The interface 802, in use of the print apparatus 800, receives image data indicative of an image to be printed on a substrate. The image data may be print image data as discussed in relation to block 102 and block 502. The interface 802 may receive the image data from a local memory, or over a network or the like. The print apparatus control data module 804 determines print instructions for printing the image.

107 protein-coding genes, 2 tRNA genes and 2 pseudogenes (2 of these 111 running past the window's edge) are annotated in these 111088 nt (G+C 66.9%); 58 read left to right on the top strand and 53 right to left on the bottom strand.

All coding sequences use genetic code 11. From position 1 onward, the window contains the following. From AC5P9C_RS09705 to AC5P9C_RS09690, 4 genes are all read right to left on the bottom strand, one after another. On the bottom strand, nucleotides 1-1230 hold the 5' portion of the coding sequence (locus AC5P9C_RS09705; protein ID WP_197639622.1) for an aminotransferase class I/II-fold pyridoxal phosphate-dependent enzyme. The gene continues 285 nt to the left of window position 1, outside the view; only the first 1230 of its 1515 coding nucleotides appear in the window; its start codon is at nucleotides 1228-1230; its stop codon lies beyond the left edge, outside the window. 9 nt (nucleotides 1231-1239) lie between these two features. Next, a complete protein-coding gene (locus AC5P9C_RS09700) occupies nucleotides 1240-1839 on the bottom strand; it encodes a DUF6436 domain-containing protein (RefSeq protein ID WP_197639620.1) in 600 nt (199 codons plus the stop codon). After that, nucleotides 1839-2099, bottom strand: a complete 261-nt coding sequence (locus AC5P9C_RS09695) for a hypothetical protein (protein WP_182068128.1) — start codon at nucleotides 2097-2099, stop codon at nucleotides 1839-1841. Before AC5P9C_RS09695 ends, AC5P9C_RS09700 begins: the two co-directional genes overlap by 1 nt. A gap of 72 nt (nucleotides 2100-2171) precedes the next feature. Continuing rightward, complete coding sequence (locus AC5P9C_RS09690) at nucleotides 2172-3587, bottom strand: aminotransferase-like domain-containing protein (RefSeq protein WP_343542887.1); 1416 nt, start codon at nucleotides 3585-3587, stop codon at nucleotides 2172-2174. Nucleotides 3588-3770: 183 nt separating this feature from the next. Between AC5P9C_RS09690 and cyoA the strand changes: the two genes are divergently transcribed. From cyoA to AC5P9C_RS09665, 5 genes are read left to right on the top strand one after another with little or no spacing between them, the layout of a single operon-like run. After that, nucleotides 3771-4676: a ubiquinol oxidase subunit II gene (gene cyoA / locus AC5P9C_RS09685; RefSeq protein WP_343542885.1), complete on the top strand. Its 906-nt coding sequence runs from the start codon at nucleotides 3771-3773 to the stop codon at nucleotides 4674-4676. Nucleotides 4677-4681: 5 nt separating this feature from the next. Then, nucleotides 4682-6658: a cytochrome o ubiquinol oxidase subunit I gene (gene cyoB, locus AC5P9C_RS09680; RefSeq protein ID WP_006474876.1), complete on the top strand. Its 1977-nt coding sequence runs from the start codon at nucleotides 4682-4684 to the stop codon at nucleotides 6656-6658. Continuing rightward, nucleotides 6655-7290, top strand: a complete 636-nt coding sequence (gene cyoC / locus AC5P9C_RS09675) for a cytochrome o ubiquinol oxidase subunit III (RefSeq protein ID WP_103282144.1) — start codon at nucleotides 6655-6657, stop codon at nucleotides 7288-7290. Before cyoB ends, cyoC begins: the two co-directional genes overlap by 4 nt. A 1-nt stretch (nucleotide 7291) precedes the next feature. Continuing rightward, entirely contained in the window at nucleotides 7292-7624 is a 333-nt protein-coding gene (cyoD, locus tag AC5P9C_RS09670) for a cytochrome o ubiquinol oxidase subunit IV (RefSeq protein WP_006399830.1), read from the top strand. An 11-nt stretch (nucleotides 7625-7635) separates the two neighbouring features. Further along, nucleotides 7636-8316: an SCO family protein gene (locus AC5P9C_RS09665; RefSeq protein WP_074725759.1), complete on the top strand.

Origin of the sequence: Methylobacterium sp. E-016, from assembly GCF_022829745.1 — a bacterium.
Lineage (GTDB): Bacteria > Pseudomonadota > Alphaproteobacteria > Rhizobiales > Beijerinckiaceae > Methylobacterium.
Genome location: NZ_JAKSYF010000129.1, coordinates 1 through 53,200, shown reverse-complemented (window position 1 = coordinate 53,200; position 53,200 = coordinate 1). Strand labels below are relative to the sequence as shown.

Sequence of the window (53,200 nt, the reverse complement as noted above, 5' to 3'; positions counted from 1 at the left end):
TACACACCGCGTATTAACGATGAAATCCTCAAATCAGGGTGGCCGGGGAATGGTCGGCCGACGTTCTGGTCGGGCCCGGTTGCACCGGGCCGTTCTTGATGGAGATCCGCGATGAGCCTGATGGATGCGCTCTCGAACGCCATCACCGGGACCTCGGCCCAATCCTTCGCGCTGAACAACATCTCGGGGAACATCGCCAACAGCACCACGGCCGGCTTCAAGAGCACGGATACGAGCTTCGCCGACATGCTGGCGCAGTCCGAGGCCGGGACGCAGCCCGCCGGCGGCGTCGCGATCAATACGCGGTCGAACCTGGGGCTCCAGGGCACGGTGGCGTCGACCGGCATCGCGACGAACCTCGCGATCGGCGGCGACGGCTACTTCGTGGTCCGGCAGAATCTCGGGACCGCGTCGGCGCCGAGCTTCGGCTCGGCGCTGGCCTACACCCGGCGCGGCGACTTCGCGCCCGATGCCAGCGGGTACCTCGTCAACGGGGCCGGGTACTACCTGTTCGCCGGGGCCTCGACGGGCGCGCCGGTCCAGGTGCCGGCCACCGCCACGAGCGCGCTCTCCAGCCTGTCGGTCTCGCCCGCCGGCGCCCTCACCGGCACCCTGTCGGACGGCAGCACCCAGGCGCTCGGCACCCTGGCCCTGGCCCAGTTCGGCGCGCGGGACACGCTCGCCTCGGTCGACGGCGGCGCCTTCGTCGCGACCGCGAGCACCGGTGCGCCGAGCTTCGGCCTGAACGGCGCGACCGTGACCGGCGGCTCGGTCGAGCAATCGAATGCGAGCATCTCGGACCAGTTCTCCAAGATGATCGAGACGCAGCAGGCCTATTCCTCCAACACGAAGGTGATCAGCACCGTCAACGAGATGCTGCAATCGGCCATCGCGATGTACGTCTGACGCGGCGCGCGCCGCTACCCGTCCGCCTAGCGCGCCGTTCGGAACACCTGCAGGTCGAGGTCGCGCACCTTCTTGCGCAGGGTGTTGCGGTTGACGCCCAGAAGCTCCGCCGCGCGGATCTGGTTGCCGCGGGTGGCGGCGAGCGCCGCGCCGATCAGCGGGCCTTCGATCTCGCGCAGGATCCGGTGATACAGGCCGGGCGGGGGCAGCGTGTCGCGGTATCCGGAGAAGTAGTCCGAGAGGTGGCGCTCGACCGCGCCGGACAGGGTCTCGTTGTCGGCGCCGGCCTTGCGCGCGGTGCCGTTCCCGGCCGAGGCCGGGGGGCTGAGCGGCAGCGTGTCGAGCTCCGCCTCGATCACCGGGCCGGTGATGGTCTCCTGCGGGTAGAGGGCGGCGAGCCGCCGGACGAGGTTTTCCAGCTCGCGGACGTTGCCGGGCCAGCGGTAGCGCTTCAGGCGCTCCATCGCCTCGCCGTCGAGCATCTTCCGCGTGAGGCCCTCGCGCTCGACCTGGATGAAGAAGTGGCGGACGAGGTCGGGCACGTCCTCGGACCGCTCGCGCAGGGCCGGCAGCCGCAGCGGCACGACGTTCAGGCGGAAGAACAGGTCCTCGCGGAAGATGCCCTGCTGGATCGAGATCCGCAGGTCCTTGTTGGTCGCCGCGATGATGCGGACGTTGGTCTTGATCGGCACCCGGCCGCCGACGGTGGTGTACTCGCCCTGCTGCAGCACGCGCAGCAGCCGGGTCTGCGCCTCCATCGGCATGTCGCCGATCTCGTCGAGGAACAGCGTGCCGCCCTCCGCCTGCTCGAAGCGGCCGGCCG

In one example, the print apparatus control data module 804 may determine the print instructions by selectively modifying a print agent color plane by (i) selectively modifying at least one of a background print agent color plane and an image print agent color plane in the vicinity of a coincident edge region (which may be an edge region in at least the background print agent color plane, and which may be an edge of overlapping print agent application areas in both color planes) and/or (ii) selectively eroding edges in the initial background print agent color plane to determine a modified background print agent color plane, wherein the erosion is selective is that at least one local region of background print agent that would be less than a threshold size following the erosion is excluded from the erosion operation. Excluding local regions of background print agent that will be less than a threshold size following the erosion may preserve continuousness, a minimum background coverage and/or a ‘skeleton’ of print areas within the background print agent color plane.